We had several hours of driving to do on Day Seven, but it’s no fun to spend an entire day only driving. After we’d finished having our kind of fun in Utica, our next stop down the road was a four-mile digression off the New York State Thruway with a very special museum that we hoped would entertain us for at least a few minutes. In that sense our timing estimate was pretty accurate. But hey, they say there’s always room…
Previously on Midlife Crisis Crossover:
Since 1999 Anne and I have taken one road trip each year to a different part of the United States and seen attractions, wonders, and events we didn’t have back home. We’re geeks more accustomed to vicarious life through the windows of pop culture than through in-person adventures. After years of contenting ourselves with everyday life in Indianapolis and any surrounding areas that also had comics and toy shops, we chucked some of our self-imposed limitations and resolved as a team to leave the comforts of home for annual chances to see creative, exciting, breathtaking, outlandish, and/or bewildering new sights in states beyond our own, from the horizons of nature to the limits of imagination, from history’s greatest hits to humanity’s deepest regrets and the sometimes quotidian, sometimes quirky stopovers in between. We’re the Goldens. This is who we are and what we do.
For 2022 we wanted the opposite of Yellowstone. Last year’s vacation was an unforgettable experience, but those nine days and 3500 miles were daunting and grueling. Vermont was closer, smaller, greener, cozier, and slightly cooler. Thus we set aside eight days to venture through the four states that separate us from the Green Mountain State, dawdle there for a bit, and backtrack home…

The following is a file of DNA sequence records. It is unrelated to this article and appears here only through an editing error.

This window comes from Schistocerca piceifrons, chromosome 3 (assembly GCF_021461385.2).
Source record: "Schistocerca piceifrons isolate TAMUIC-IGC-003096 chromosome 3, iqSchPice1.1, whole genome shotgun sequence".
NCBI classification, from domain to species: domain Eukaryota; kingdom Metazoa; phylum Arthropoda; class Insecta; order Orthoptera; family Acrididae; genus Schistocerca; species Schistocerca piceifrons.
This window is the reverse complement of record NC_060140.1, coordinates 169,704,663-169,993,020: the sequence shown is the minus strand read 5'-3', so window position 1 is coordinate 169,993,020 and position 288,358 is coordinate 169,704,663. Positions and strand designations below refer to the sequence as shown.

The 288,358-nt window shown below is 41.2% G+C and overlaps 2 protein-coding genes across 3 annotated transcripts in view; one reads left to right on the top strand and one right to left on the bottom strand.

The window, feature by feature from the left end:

2½ hours west of Utica was the town of LeRoy. Once upon a time in 1897 a carpenter named Pearle Wait was trying to use gelatin to make a cough remedy and/or laxative tea. Instead he accidentally made dessert: Jell-O was born. He later sold the trademark to a medicine maker, who outsourced its production and subsequently sold it all to the manufacturer, who patiently kept on truckin’ and hit the big time after the turn of the century. After a few more ownership changes over the decades, today Jell-O is part of the Kraft Heinz intergalactic food empire along with dozens of other grocery classics like A-1 Sauce, Shake ‘n Bake, Maxwell House Coffee, and Kool-Aid.
But LeRoy still remembers, in particular the LeRoy Historical Society. In 1997 they set up a temporary Jell-O exhibit behind their main building inside an 1860 stone schoolhouse that they’d also acquired. A year later they made the exhibit permanent, and the Jell-O Museum was born.
Actually finding it proved tricky. The online directions took us to the front curb of the Historical Society and didn’t clarify where to go for Jell-O. We parked out front along the highway, wandered down a brick path past the Society, felt like we might be walking through private backyards, but found our destination. Then we found its dedicated parking area, but I refused to move the car.